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DIVERSITY, EQUITY, AND INCLUSION
Female Muslim Athletes Make a Case for Sporting the Hijab
By Tara Russell Ethridge 03-Oct-18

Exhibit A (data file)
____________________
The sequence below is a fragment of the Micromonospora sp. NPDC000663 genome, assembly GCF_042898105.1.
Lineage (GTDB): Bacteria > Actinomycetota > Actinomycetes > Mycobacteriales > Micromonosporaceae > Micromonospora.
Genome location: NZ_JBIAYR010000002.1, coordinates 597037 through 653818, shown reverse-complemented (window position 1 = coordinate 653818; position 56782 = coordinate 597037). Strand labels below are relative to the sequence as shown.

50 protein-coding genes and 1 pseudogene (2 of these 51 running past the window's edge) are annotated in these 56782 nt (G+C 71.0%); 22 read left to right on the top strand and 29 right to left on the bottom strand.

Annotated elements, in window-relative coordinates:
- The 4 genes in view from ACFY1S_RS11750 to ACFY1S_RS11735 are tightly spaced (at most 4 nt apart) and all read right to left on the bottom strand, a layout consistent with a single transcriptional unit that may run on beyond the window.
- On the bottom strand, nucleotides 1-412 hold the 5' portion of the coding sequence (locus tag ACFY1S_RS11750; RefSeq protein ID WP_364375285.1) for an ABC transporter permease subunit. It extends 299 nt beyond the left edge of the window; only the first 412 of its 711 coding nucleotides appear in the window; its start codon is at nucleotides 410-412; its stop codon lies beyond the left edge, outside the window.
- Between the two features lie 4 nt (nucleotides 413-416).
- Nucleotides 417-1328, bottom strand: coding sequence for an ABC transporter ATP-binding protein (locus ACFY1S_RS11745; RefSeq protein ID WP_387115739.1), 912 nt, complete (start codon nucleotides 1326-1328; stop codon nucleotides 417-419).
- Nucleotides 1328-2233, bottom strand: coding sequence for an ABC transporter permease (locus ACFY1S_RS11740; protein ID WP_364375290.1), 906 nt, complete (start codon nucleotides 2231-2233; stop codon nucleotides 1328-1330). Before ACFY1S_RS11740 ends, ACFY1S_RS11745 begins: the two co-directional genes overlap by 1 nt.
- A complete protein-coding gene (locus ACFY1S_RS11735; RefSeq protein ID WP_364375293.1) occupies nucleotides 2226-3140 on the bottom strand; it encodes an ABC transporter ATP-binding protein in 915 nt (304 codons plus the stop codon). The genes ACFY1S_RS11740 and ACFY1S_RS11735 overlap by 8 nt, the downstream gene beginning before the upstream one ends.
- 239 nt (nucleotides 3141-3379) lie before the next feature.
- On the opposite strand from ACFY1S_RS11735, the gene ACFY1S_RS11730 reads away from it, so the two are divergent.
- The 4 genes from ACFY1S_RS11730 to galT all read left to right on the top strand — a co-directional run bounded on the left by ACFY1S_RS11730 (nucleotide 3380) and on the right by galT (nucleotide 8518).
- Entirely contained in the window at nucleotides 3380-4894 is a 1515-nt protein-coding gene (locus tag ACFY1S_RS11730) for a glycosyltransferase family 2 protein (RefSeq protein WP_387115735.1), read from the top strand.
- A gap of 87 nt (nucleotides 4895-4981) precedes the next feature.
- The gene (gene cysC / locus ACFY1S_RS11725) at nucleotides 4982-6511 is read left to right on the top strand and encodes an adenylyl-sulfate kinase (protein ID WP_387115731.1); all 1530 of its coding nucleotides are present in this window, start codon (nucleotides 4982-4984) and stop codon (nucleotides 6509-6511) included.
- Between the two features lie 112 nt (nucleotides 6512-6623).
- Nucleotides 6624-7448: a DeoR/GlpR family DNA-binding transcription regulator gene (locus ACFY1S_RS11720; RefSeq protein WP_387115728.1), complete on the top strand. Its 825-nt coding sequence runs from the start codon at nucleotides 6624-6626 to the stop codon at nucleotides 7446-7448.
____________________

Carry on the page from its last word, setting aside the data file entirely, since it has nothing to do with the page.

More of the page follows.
Ask any girl who wears hijab and she will tell you that playing sports while wearing one is a challenge. From dribbling with one hand and fixing your hijab with the other to jumping up to spike a volleyball only to find that your hijab has flown into your face, the majority of girls who choose to wear hijab talk about how hard it is to play sports without distraction. That is why the moment I saw a video for a Nike Pro sports hijab that was in development, I knew I had to show it to all the Grade 8 and 9 students in my writing class at the Udhailiyah branch of the Saudi Aramco Expatriate Schools. The ad showed female Muslim athletes competing in various sports; some were wearing a sports hijab that stayed in place and was fashionable. The images resonated deeply with the girls. Here was something made just for them. Capitalizing on their excitement, I pitched the idea to all Muslim girls—hijabi or not—in Grades 8 and 9 to write a persuasive letter to Nike asking for some sample performance hijabs. They jumped. At the café where we met to work on the project, I sat in awe, observing how they poured their hearts onto the page and revealed themselves to be passionate about the subject. Nine girls together crafted the most beautiful and heartfelt letter asking for some sample hijabs while I, as their teacher, basked in their ability not only to write well but their ability to advocate for themselves as Muslim athletes. They ended their letter to Nike powerfully when they placed their favorite line—“Thank you for representing us; now let us represent you”—as the very last sentence. Then we sent the letter off. And... nothing. Nothing for so long. Nothing for long enough that some of the girls even forgot they had written the letter. Then, eight months later (basically a lifetime, in teenage years) something finally happened. An email arrived in my inbox from Nike headquarters in Oregon saying that the students’ letter had made it into the hands of a woman who worked at Nike, via a friend. The admin team had read it at a staff meeting and it “captured their hearts.” Not only did they want to send the girls sample hijabs, but they wanted to write an article about them for their internal Nike magazine. Our tiny school in the Arabian desert was beyond excited about the girls being recognized by the company. We received the hijabs and the girls wear them with pride at sporting events in the Kingdom. I now refer to them as the “Nike Girls.” When the hijabs first arrived, they came in a special box with a card from Nike that spoke about smashing stereotypes and redefining expectations. Which is exactly what these girls plan to do. Tara Russell Ethridge has been roaming the world for 25 years and is a lover of all things literacy. firstname.lastname@example.org
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